Speech Pathology and Audiology
College of Liberal Arts & Sciences
BA (Bachelor of Arts)
Session and Year of Graduation
Honors Major Advisor
While sitting in a noisy environment you may have trouble understanding your conversation partner. However, listening to a familiar voice of a friend may be easier compared to listening to an unfamiliar voice. Past research studies support this phenomenon with evidence of stronger speech-evoked brain activity while listening to a familiar speaker. Additionally, previous studies have developed the concept of the Predictive Coding Theory. This theory states that the brain predicts what will occur in its sensory environment based on its internal representations of the world. The incoming sensory inputs update the predictions. There has been an emphasis on the physiological evidence of neurocognitive processing in this theory. One in which is dominated by top-down processing, and the other uses sensory sampling. In this study, we claim that gamma band oscillations use sensory sampling and beta band oscillations use top-down processing and predicting. However, there is no evidence on what neural substrates are involved while tracking a speaker’s identity in noise. Our goals were to investigate the cortical oscillations produced and their location in the brain when there is a speaker identity cue versus no cue. We measured cortical EEG data of 13 normal-hearing participants in speech-in-noise. The speaker identity cues increased beta band oscillations in the inferior frontal gyrus region of the left hemisphere. However, without a speaker identity cue, greater gamma band oscillations were found in the supratemporal gyrus in both hemispheres. The results had significant differences amongst both conditions. With these results, we support the Predictive Coding Theory and the physiological evidence of cortical oscillations. While the brain tracks a familiar voice in noisy environments it uses predictive top-down processing indicated by beta waves. However, if the brain cannot predict the speaker, then sampling of auditory features occurs, indicated through gamma oscillations. This allows the brain to be open to all potential voices.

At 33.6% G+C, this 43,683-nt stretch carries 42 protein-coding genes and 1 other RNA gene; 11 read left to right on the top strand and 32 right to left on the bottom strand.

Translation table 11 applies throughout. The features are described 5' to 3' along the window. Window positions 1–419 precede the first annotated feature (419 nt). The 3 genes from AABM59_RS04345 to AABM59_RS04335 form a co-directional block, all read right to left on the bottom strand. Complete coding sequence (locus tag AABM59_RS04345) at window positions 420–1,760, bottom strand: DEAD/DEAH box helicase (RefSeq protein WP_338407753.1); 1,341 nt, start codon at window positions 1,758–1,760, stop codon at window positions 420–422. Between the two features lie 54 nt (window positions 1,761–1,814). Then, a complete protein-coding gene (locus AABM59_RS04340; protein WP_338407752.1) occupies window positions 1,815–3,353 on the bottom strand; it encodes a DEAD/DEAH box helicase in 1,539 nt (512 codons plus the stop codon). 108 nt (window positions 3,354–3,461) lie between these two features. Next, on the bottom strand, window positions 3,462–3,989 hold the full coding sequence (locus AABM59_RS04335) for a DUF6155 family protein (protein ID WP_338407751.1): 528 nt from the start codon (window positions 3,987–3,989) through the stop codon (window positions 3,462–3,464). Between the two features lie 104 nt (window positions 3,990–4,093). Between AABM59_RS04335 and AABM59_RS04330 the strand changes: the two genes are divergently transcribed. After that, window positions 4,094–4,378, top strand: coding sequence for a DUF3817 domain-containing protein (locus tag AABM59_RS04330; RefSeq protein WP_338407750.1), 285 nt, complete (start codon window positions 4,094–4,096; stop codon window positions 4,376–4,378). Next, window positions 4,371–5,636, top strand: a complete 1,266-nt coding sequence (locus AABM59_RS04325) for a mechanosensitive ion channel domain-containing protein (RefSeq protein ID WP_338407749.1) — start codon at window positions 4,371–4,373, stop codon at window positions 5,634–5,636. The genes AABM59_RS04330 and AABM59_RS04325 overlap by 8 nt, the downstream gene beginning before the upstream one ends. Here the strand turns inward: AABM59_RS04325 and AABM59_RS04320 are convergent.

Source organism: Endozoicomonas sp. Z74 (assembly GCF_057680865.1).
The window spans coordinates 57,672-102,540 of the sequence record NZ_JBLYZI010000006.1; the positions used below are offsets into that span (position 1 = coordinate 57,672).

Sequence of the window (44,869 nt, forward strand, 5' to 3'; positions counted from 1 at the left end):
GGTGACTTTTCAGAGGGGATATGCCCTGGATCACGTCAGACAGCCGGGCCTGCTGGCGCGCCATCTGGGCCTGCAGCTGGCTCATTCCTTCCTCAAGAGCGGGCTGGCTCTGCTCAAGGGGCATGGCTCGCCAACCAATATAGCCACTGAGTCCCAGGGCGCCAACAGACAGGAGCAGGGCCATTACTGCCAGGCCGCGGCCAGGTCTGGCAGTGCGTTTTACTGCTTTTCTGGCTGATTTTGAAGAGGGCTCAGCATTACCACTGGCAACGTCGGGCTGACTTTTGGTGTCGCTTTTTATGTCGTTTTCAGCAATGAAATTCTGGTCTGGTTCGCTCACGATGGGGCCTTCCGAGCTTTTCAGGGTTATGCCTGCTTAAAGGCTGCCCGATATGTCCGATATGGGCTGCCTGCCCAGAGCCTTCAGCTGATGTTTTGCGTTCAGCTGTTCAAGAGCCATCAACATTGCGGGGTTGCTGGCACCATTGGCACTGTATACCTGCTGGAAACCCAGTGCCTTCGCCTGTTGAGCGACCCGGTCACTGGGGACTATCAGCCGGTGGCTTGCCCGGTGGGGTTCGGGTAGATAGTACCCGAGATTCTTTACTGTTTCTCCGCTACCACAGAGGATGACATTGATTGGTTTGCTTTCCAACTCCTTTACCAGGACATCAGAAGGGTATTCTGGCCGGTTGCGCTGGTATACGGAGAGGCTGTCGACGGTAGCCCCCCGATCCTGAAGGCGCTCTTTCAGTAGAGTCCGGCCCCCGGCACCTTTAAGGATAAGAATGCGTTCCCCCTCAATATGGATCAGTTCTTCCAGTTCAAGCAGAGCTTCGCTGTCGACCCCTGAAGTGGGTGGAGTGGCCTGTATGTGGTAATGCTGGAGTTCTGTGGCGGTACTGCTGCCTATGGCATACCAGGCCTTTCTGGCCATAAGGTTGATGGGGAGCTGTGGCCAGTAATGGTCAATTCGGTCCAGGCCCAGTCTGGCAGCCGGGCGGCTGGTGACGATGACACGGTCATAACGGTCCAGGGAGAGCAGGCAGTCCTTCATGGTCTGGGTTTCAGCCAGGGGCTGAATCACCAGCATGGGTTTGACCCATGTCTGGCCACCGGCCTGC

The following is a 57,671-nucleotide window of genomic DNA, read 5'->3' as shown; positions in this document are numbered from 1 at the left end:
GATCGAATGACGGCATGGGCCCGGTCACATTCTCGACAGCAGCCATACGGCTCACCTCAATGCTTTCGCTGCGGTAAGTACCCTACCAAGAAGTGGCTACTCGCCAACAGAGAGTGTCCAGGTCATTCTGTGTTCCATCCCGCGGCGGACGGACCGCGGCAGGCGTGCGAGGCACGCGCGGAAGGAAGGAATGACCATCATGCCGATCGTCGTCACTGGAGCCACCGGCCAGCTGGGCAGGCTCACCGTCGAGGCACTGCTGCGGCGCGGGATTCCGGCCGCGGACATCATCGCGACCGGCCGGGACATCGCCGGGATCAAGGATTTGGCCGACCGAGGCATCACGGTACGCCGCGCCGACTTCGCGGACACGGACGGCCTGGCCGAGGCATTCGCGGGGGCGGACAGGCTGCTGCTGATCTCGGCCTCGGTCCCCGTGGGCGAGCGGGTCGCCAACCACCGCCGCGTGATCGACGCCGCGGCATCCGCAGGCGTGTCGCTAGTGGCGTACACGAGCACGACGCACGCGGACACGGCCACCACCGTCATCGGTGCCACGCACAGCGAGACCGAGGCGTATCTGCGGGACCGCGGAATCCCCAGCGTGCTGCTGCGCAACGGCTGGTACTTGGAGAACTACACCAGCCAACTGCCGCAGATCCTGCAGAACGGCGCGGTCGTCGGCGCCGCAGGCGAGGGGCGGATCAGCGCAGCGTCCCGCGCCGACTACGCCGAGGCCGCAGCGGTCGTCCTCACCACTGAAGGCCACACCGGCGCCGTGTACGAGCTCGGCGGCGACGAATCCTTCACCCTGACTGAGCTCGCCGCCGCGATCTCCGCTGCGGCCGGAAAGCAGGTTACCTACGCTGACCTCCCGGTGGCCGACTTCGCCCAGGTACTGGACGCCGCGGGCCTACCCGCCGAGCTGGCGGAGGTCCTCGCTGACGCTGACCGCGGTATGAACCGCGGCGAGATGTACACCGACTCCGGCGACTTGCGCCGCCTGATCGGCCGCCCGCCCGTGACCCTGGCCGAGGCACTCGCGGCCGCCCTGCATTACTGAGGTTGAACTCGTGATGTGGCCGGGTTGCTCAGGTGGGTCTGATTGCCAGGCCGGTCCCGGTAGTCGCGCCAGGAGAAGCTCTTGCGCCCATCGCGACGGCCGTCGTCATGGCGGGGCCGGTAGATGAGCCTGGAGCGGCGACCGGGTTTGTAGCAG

speaker identity, auditory cue, speech-in-noise, beta band oscillations, gamma band oscillations, predictive coding theory
Copyright © 2021 Olivia Sourwine